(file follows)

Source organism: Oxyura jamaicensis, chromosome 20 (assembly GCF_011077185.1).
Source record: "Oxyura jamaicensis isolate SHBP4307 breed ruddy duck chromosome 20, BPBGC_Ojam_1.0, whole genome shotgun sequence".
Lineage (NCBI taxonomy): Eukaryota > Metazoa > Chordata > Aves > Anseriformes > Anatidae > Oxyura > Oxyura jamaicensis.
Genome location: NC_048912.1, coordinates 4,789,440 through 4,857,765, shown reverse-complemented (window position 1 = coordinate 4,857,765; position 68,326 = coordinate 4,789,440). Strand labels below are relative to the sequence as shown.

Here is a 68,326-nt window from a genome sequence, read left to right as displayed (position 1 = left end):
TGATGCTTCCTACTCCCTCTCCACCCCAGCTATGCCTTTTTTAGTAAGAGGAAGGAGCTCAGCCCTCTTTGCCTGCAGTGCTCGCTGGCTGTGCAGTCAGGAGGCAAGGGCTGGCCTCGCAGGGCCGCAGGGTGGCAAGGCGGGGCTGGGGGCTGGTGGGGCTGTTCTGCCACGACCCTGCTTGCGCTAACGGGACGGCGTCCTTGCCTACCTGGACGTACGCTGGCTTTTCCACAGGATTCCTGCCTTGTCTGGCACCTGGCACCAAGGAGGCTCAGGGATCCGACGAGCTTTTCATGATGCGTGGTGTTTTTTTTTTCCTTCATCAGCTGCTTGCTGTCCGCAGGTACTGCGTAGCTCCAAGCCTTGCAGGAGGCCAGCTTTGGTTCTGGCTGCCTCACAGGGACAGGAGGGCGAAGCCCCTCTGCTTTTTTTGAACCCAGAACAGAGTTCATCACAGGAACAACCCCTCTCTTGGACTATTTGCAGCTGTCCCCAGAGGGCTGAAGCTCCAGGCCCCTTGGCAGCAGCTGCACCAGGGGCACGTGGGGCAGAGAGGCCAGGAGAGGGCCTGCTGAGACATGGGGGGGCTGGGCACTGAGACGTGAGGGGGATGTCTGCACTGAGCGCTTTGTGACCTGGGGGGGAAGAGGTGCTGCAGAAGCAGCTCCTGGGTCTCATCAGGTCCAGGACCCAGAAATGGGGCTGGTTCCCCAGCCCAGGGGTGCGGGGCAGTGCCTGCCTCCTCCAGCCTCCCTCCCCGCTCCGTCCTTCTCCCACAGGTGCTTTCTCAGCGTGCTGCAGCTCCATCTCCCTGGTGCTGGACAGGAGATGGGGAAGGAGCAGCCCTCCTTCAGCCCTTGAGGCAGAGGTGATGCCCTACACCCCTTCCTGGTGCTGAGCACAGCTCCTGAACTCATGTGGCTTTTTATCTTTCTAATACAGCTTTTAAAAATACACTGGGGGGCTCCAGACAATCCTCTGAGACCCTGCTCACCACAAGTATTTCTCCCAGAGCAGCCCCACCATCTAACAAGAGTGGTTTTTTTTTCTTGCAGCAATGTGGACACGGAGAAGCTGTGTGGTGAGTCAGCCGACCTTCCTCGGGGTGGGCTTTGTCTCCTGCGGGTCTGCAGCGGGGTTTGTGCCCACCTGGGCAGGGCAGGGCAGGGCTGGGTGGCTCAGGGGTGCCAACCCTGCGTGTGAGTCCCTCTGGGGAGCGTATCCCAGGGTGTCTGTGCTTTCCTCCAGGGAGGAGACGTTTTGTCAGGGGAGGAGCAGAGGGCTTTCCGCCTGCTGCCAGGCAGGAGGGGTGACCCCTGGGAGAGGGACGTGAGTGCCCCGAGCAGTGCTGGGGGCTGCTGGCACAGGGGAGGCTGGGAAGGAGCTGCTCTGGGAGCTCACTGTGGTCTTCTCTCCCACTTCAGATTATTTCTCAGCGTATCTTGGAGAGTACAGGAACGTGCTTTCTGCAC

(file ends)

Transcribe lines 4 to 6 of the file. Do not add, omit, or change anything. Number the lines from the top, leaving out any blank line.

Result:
Genome location: NC_048912.1, coordinates 4,789,440 through 4,857,765, shown reverse-complemented (window position 1 = coordinate 4,857,765; position 68,326 = coordinate 4,789,440). Strand labels below are relative to the sequence as shown.

Here is a 68,326-nt window from a genome sequence, read left to right as displayed (position 1 = left end):
TGATGCTTCCTACTCCCTCTCCACCCCAGCTATGCCTTTTTTAGTAAGAGGAAGGAGCTCAGCCCTCTTTGCCTGCAGTGCTCGCTGGCTGTGCAGTCAGGAGGCAAGGGCTGGCCTCGCAGGGCCGCAGGGTGGCAAGGCGGGGCTGGGGGCTGGTGGGGCTGTTCTGCCACGACCCTGCTTGCGCTAACGGGACGGCGTCCTTGCCTACCTGGACGTACGCTGGCTTTTCCACAGGATTCCTGCCTTGTCTGGCACCTGGCACCAAGGAGGCTCAGGGATCCGACGAGCTTTTCATGATGCGTGGTGTTTTTTTTTTCCTTCATCAGCTGCTTGCTGTCCGCAGGTACTGCGTAGCTCCAAGCCTTGCAGGAGGCCAGCTTTGGTTCTGGCTGCCTCACAGGGACAGGAGGGCGAAGCCCCTCTGCTTTTTTTGAACCCAGAACAGAGTTCATCACAGGAACAACCCCTCTCTTGGACTATTTGCAGCTGTCCCCAGAGGGCTGAAGCTCCAGGCCCCTTGGCAGCAGCTGCACCAGGGGCACGTGGGGCAGAGAGGCCAGGAGAGGGCCTGCTGAGACATGGGGGGGCTGGGCACTGAGACGTGAGGGGGATGTCTGCACTGAGCGCTTTGTGACCTGGGGGGGAAGAGGTGCTGCAGAAGCAGCTCCTGGGTCTCATCAGGTCCAGGACCCAGAAATGGGGCTGGTTCCCCAGCCCAGGGGTGCGGGGCAGTGCCTGCCTCCTCCAGCCTCCCTCCCCGCTCCGTCCTTCTCCCACAGGTGCTTTCTCAGCGTGCTGCAGCTCCATCTCCCTGGTGCTGGACAGGAGATGGGGAAGGAGCAGCCCTCCTTCAGCCCTTGAGGCAGAGGTGATGCCCTACACCCCTTCCTGGTGCTGAGCACAGCTCCTGAACTCATGTGGCTTTTTATCTTTCTAATACAGCTTTTAAAAATACACTGGGGGGCTCCAGACAATCCTCTGAGACCCTGCTCACCACAAGTATTTCTCCCAGAGCAGCCCCACCATCTAACAAGAGTGGTTTTTTTTTCTTGCAGCAATGTGGACACGGAGAAGCTGTGTGGTGAGTCAGCCGACCTTCCTCGGGGTGGGCTTTGTCTCCTGCGGGTCTGCAGCGGGGTTTGTGCCCACCTGGGCAGGGCAGGGCAGGGCTGGGTGGCTCAGGGGTGCCAACCCTGCGTGTGAGTCCCTCTGGGGAGCGTATCCCAGGGTGTCTGTGCTTTCCTCCAGGGAGGAGACGTTTTGTCAGGGGAGGAGCAGAGGGCTTTCCGCCTGCTGCCAGGCAGGAGGGGTGACCCCTGGGAGAGGGACGTGAGTGCCCCGAGCAGTGCTGGGGGCTGCTGGCACAGGGGAGGCTGGGAAGGAGCTGCTCTGGGAGCTCACTGTGGTCTTCTCTCCCACTTCAGATTATTTCTCAGCGTATCTTGGAGAGTACAGGAACGTGCTTTCTGCAC